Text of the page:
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Ye Vagabonds go to compelling sources

April 15, 2019

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Ye Vagabonds’ Brían and Diarmuid Mac Gloinn.

 

By Daniel Neely

On Saturday, I spent the evening over at Carnegie Hall’s Zankel Hall space to see the Gloaming, one of the greatest and most significant bands currently active in Irish music.  Anchored by the legendary fiddler Martin Hayes, the band – which includes Iarla Ó Lionáird, vocals; Caoimhín Ó Raghallaigh, hardanger d’amore; Dennis Cahill, guitar; and Thomas Bartlett, piano – put on a show that left the audience buzzing.

The Gloaming’s music explores Irish sense and sensibility using traditional tunes, experimental sounds, rare songs, and poetry.  The results can be cerebral and stirring one moment and witty and playful, the next, but it never loses sight of its rootedness in the tradition.  This expressive range was on full display Saturday evening.  The jigs and reels that form the bedrock of the band’s music were played at the highest, most engaging standard, and became the basis of sound improvisations and sonic explorations that brought to mind avant-garde art music and free jazz.  It’s an approach that suits poetry in particular, as was clearly seen in how the Gloaming used Liam Ó Muirthile’s poetry in their work.

Earlier this year the Gloaming had sold out week-long residency at Dublin’s National Concert Hall.  This Carnegie concert was put on as part of the important, multisite “Migrations” festival that started in February and continues through May.  The focus of its programming involves three migratory moments, the immigration of people from Scotland and Ireland, the arrival of Jews from Russia and Eastern Europe, and finally, the movement of African Americans from the south to industrialized cities in the Northeast, Midwest, and West.  Saturday’s was one of the festival’s biggest shows and was a spectacular evening.  Here’s to more Irish music on the biggest of stages!

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Speaking of spectacular, I want to tell everyone about “The Hare’s Lament,” the really quite fantastic new album from singing duo Ye Vagabonds.  The duo consists of Brían and Diarmuid Mac Gloinn, two brothers from Carlow, who sing in close harmony in English and Irish.  They accompany themselves on the bouzouki, guitar, violin, and mandolin and have made a brilliant album that will absolutely delight Irish music fans whose tastes trend toward the folkier side of things.

 

 

Ye Vagabonds are part of a very interesting contemporary scene of singers that includes the likes of Lankum, the Murphy Beds, Lisa O’Neill, Daoirí Farrell, and others.  Each of these artists plumb the depths of the traditional repertory and give the material they find contemporary relevance by realizing it creative and engaging ways.  This is the territory of folks like Christy Moore, Mick Moloney, Andy Irvine, Cathy Jordan, and Karan Casey, but it’s an approach that also brings to mind the great Frank Harte, who was the inspiration for all these folks and who left an indelible mark on singing in Dublin.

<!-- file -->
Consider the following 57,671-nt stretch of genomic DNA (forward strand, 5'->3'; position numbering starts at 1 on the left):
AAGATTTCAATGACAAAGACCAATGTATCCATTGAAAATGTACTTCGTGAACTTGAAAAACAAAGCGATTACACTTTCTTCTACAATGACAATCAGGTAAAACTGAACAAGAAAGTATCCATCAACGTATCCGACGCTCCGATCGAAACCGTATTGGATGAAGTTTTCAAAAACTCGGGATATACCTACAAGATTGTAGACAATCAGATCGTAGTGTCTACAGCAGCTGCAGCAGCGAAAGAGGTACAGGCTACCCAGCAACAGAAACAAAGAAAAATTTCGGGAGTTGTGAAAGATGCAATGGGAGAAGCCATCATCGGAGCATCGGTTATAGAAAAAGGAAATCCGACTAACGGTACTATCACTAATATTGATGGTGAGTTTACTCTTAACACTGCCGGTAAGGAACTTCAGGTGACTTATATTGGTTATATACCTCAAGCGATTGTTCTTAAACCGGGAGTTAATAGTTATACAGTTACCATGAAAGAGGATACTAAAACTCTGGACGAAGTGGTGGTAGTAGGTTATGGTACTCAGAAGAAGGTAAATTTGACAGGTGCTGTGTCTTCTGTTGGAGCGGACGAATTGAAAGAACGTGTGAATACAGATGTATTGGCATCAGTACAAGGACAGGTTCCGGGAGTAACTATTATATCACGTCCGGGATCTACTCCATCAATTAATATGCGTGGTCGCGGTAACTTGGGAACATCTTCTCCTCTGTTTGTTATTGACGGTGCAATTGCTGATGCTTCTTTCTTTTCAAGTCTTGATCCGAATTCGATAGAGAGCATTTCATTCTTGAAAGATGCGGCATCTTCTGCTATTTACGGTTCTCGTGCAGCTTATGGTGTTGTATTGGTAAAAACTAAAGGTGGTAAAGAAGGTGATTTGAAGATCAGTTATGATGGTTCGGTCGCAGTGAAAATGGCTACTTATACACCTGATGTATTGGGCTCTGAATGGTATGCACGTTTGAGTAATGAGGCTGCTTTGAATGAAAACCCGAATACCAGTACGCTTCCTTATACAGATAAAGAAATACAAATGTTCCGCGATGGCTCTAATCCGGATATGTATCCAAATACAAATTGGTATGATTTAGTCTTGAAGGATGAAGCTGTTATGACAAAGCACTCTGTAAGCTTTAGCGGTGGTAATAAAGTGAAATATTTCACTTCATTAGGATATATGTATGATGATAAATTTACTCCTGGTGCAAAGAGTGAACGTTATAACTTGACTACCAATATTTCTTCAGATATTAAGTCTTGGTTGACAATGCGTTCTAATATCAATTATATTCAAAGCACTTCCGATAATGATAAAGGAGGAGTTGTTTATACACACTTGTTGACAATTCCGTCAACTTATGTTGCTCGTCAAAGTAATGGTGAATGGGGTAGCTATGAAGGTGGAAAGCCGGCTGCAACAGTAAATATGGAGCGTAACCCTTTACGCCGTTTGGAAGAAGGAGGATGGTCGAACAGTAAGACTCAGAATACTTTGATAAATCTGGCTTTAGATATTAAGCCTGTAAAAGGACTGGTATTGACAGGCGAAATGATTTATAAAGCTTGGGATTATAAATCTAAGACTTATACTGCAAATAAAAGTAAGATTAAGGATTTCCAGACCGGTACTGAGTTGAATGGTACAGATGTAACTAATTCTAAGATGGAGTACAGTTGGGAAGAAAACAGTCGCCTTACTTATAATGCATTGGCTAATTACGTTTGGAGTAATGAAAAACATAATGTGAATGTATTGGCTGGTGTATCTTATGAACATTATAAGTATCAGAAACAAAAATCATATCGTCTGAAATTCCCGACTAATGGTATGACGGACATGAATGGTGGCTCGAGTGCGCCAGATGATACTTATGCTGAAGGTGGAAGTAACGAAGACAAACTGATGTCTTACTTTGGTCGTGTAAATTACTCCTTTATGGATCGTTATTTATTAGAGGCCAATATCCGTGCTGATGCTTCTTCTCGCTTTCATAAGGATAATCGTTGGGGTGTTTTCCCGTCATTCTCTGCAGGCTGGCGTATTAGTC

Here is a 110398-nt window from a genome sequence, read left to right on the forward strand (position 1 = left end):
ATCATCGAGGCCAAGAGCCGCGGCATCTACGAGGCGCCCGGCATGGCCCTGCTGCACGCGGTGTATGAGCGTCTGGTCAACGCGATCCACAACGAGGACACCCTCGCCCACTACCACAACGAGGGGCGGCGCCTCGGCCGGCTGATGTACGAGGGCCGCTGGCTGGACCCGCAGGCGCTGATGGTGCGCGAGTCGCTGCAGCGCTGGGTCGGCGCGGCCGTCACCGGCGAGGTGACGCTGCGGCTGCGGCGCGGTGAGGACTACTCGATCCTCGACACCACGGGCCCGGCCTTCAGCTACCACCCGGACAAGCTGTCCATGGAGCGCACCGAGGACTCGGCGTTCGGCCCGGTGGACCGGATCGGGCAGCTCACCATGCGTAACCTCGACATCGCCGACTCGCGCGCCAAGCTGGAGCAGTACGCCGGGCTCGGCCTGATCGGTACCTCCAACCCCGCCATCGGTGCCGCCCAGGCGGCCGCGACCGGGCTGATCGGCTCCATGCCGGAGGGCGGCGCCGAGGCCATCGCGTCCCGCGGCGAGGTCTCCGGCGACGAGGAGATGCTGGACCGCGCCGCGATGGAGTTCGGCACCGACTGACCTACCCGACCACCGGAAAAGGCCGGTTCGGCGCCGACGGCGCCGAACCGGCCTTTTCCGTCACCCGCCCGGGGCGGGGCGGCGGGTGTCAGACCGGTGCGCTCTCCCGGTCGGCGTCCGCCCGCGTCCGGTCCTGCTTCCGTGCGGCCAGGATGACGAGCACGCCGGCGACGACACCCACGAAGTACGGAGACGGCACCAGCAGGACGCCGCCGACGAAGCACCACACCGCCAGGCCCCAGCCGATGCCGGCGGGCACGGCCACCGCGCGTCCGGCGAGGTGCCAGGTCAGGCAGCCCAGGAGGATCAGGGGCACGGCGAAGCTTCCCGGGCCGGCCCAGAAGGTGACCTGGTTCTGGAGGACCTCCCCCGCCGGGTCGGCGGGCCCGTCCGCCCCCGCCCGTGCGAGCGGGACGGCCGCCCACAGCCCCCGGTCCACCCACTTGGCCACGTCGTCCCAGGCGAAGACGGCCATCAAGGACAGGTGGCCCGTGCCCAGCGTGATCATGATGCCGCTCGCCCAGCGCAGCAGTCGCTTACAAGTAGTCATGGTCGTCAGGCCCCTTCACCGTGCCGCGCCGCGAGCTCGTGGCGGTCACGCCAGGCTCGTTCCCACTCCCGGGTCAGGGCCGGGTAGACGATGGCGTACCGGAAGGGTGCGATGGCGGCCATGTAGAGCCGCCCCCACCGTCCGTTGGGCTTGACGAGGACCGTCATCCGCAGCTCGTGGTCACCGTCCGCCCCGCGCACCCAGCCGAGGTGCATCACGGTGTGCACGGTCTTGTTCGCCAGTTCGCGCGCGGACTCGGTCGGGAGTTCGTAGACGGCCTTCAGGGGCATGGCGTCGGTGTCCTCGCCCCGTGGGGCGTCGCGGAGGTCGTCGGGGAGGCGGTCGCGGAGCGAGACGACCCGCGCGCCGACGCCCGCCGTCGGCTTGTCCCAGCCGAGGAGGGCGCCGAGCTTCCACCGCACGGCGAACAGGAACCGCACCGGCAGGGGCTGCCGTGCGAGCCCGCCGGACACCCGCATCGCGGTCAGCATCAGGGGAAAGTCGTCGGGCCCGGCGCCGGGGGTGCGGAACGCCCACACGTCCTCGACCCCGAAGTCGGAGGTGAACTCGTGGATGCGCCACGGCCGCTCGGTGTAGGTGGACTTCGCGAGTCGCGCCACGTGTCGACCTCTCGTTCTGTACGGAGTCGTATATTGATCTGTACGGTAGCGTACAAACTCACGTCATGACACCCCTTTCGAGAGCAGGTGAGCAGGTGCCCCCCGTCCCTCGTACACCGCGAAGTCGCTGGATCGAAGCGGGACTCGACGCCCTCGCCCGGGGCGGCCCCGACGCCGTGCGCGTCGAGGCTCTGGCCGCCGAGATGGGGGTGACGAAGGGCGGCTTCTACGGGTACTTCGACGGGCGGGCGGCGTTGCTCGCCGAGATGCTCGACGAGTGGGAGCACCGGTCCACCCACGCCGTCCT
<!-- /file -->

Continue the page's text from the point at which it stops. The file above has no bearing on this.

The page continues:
Ye Vagabonds have certainly followed Harte’s spiritual lead here, in that they’ve collected fabulous material from compelling sources.  For example, the lovely “Siún Ní Dhuibhir” came from an archive recording of their grandfather.  (Interestingly enough, they never met their grandfather, and only learned of the recording when they stumbled upon it while working at the Irish Traditional Music Archive!)  “Bacach Shíol Andaí,” “Dá mBeinn i mo Bhádóir,” and “Tuirse mo Chroí” were all taken from recordings of singer Róise na nAmhrán (1879-1964), who was from Arranmore Island in Donegal. (Arranmore Island also happens to be where Brían and Diarmuid’s mother was born.)  Other songs here were picked up from friends in the folk scene along the way and given fresh, interesting treatment.

While all the tracks are great, a few stand out.  “Tuirse mo Chroí,” which features the smallpiping of Brìghde Chaimbeul (www.brichaimbeul.com) is a jaunty tune with a cool vibe that is helped along some pizzicato string playing.  On “On Yonder Hill,” the brothers starts out singing in unison and shift to close harmony with the introduction of the harmonium playing of Alain McFadden (All the Brave Hunters).  It’s done with great sensitivity.  Then there’s “Siún Ní Dhuibhir,” which has a gorgeous melody that is enhanced, again, with the duo’s keenly delicate approach to harmony.

 

 

Several of the songs here will be familiar to many listeners, but once again it’s the treatment that sets them apart.  “The Foggy Dew” is beautifully delivered.  “Willie O Winsbury,” which includes harmonium and features dramatic vocal harmonies, is a stand out.  I particularly like the haunting, atmospheric slant they bring to “Seven Little Gypsies,” but perhaps the finest of this group of songs is the album’s title track, which features John Flynn (Skipper’s Alley, www.skippersalley.ie; he performs under the name “John Francis”) on tin whistles and ends with a Macedonian dance tune.  It’s brilliant stuff.

“The Hare’s Lament” is an album for fans of beautifully delivered and intelligently curated songs.  Some listeners will rightly hear shades of Sweeney’s Men and Planxty/Paul Brady & Andy Irvine in the music, but this is a group with its own organically-derived identity.  The music they make is simply wonderful, and it reflects a very thoughtful and respectful approach to traditional song.  Very highly recommended!  To learn more, visit www.yevagabonds.com.

 

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